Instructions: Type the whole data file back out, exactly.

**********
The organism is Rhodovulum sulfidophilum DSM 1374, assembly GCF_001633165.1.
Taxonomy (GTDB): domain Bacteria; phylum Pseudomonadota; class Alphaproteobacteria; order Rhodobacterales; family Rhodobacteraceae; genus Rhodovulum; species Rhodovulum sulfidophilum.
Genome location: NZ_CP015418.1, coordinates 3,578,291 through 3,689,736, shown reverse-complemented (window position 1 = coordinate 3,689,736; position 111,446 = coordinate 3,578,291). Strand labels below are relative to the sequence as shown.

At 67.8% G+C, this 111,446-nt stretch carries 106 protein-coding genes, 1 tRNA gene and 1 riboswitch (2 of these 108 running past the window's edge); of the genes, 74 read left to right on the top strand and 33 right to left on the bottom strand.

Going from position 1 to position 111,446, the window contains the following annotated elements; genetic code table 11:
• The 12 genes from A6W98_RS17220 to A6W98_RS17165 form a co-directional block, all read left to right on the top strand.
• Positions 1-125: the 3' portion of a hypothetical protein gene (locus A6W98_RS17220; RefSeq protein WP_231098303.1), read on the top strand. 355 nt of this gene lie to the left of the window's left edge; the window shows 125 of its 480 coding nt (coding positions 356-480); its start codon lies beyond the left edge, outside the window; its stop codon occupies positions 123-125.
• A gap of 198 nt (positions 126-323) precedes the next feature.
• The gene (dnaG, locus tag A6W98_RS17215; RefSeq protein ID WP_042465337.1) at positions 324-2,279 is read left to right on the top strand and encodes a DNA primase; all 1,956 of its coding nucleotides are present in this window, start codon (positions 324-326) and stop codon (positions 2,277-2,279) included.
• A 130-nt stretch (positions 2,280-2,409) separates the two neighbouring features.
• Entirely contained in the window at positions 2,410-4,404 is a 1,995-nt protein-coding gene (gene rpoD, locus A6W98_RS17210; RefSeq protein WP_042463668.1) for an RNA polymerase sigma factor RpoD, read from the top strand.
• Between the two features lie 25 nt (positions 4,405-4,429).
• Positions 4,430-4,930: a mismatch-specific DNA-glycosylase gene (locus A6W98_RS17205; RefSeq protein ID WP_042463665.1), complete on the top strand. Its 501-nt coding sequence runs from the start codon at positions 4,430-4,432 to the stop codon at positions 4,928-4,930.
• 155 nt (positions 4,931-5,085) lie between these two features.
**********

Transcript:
The organism is Rhodovulum sulfidophilum DSM 1374, assembly GCF_001633165.1.
Taxonomy (GTDB): domain Bacteria; phylum Pseudomonadota; class Alphaproteobacteria; order Rhodobacterales; family Rhodobacteraceae; genus Rhodovulum; species Rhodovulum sulfidophilum.
Genome location: NZ_CP015418.1, coordinates 3,578,291 through 3,689,736, shown reverse-complemented (window position 1 = coordinate 3,689,736; position 111,446 = coordinate 3,578,291). Strand labels below are relative to the sequence as shown.

At 67.8% G+C, this 111,446-nt stretch carries 106 protein-coding genes, 1 tRNA gene and 1 riboswitch (2 of these 108 running past the window's edge); of the genes, 74 read left to right on the top strand and 33 right to left on the bottom strand.

Going from position 1 to position 111,446, the window contains the following annotated elements; genetic code table 11:
• The 12 genes from A6W98_RS17220 to A6W98_RS17165 form a co-directional block, all read left to right on the top strand.
• Positions 1-125: the 3' portion of a hypothetical protein gene (locus A6W98_RS17220; RefSeq protein WP_231098303.1), read on the top strand. 355 nt of this gene lie to the left of the window's left edge; the window shows 125 of its 480 coding nt (coding positions 356-480); its start codon lies beyond the left edge, outside the window; its stop codon occupies positions 123-125.
• A gap of 198 nt (positions 126-323) precedes the next feature.
• The gene (dnaG, locus tag A6W98_RS17215; RefSeq protein ID WP_042465337.1) at positions 324-2,279 is read left to right on the top strand and encodes a DNA primase; all 1,956 of its coding nucleotides are present in this window, start codon (positions 324-326) and stop codon (positions 2,277-2,279) included.
• A 130-nt stretch (positions 2,280-2,409) separates the two neighbouring features.
• Entirely contained in the window at positions 2,410-4,404 is a 1,995-nt protein-coding gene (gene rpoD, locus A6W98_RS17210; RefSeq protein WP_042463668.1) for an RNA polymerase sigma factor RpoD, read from the top strand.
• Between the two features lie 25 nt (positions 4,405-4,429).
• Positions 4,430-4,930: a mismatch-specific DNA-glycosylase gene (locus A6W98_RS17205; RefSeq protein ID WP_042463665.1), complete on the top strand. Its 501-nt coding sequence runs from the start codon at positions 4,430-4,432 to the stop codon at positions 4,928-4,930.
• 155 nt (positions 4,931-5,085) lie between these two features.